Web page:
As the FT has reported in the last few minutes before writing this post:
British retail sales unexpectedly fell in October, fuelling concerns that high prices and interest rates are hitting households' finances more than anticipated.
The quantity of goods bought in Great Britain declined 0.3 per cent in October compared with the previous month, the Office for National Statistics said on Friday.
I am not sure why anyone is surprised. As the FT also reported this morning:
More than half of low-income UK households with mortgages have fallen behind on one or more of their bills, highlighting the combined pressure of rising interest rates and rapid inflation on their finances, new research has shown.
A survey from the Joseph Rowntree Foundation charity showed a sharp increase in the share of less well-off mortgage holders who are in arrears on one or more of their household bills in October, with 58 per cent reporting difficulties, up from 49 per cent a year earlier.
More than half of those who were struggling found themselves in arrears with four or more household bills.
The stress of living in that situation is horrible to imagine. I admit, I count my good fortune.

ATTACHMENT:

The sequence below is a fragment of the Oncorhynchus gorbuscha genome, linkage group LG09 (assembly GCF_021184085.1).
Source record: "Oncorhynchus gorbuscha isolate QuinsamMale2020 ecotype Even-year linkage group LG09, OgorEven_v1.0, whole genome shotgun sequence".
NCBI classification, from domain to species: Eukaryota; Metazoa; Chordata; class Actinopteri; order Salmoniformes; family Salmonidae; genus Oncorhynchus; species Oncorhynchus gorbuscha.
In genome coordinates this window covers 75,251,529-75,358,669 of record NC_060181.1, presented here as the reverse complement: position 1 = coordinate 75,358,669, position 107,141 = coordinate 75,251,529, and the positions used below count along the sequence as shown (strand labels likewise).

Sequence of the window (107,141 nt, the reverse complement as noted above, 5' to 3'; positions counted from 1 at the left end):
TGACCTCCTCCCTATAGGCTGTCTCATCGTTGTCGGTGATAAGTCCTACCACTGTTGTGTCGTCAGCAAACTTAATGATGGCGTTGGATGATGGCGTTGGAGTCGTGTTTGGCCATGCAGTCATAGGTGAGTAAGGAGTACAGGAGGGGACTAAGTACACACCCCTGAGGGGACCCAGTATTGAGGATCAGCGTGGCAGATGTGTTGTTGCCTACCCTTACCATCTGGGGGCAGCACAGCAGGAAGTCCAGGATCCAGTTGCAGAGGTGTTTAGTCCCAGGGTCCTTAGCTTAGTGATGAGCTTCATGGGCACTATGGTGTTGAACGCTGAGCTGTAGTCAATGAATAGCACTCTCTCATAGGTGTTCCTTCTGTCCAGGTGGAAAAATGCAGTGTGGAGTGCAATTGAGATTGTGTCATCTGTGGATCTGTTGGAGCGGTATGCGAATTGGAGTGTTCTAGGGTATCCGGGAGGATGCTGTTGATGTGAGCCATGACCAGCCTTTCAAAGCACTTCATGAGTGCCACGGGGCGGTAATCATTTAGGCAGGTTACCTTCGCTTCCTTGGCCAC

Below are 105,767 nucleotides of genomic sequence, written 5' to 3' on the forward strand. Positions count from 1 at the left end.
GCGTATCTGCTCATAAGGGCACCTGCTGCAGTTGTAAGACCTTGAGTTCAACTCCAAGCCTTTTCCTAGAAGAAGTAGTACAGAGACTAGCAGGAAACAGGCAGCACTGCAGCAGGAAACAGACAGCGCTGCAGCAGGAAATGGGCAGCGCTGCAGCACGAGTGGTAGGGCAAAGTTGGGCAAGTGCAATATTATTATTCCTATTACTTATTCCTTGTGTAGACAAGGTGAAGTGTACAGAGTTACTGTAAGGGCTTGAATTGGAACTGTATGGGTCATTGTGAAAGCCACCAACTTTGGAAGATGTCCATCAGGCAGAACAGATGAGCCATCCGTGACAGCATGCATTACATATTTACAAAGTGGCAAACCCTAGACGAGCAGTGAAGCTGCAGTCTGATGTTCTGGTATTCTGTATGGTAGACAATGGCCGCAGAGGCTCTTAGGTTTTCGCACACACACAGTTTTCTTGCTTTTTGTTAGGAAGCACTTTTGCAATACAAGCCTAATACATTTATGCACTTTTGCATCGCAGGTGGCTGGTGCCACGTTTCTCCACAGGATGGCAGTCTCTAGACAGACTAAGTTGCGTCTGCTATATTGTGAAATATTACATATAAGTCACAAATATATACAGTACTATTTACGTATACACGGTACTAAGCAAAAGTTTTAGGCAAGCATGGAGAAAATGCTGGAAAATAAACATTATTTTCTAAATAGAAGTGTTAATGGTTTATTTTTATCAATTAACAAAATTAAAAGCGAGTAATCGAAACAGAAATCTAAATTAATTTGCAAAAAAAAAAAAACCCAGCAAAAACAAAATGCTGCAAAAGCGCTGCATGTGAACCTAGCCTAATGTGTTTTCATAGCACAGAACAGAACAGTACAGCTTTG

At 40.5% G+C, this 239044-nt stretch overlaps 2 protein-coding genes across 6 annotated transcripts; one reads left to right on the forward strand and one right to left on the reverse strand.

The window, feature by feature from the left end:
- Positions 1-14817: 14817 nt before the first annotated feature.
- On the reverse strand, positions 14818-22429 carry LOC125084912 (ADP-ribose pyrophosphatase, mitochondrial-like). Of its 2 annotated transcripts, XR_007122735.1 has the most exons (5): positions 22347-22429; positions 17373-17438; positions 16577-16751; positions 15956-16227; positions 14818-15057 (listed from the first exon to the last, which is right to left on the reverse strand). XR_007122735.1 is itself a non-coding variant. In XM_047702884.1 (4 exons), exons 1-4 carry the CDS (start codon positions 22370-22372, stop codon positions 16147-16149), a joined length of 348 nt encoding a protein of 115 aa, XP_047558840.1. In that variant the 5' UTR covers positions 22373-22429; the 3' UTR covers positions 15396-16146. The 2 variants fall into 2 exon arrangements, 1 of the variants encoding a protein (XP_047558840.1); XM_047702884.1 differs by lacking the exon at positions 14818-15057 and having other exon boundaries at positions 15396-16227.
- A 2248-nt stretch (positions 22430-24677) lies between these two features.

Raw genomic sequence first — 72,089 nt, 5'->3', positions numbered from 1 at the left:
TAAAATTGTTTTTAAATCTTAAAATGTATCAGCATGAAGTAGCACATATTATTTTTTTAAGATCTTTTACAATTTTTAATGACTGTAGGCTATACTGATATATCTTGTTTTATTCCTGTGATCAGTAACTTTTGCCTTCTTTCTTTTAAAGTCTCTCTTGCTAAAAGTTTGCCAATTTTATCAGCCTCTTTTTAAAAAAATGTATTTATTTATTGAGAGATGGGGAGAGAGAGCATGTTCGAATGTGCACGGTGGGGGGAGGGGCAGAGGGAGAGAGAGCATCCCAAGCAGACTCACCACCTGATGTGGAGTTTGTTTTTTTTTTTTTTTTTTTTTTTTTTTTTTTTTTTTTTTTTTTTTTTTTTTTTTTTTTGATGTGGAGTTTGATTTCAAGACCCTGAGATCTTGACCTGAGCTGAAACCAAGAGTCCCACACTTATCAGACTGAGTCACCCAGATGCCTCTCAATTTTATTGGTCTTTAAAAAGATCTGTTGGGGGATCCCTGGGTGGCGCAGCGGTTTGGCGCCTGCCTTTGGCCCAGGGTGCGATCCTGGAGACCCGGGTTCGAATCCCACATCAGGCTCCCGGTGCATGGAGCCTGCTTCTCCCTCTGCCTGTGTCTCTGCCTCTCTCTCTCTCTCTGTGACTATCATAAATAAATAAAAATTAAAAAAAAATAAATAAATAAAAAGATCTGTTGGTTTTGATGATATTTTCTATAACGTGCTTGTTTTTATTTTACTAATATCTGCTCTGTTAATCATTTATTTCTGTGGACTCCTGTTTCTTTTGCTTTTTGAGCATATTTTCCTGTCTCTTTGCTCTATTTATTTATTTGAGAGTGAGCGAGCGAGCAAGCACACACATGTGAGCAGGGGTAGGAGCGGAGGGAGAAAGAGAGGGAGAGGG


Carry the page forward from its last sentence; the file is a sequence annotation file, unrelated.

It is also true to say that if these are the raw statistics, then many more people will be struggling very hard to avoid being in this situation. Many will not succeed: mortgage rate rises will hit millions more households in the next year as their low-rate fixed-term mortgages end.
The reality is that we have as yet hardly begun to see the stress that the Bank of England has deliberately engineered for the UK economy. The human misery that they have so callously prescribed for those living in situations it would seem that they cannot imagine is going to get very much worse if they stick to anything like their stated interest rate plans.
The knock-on effect of this on the economy is the smallest of the worries that we should have.
The much bigger cost in terms of stress, anxiety, mental and physical ill health, family breakdown, resulting abuse, and loss for millions who no longer have the stability that all families crave, is what really matters here.
And the Bank just does not care.
They don't even think that they have massively overshot with their interest rate rises, and rapid falls are now required.
Instead, they are doing quantitative tightening to keep them as high as possible.
Inhumanity to others is happening here in the UK right now, disguised as monetary policy.
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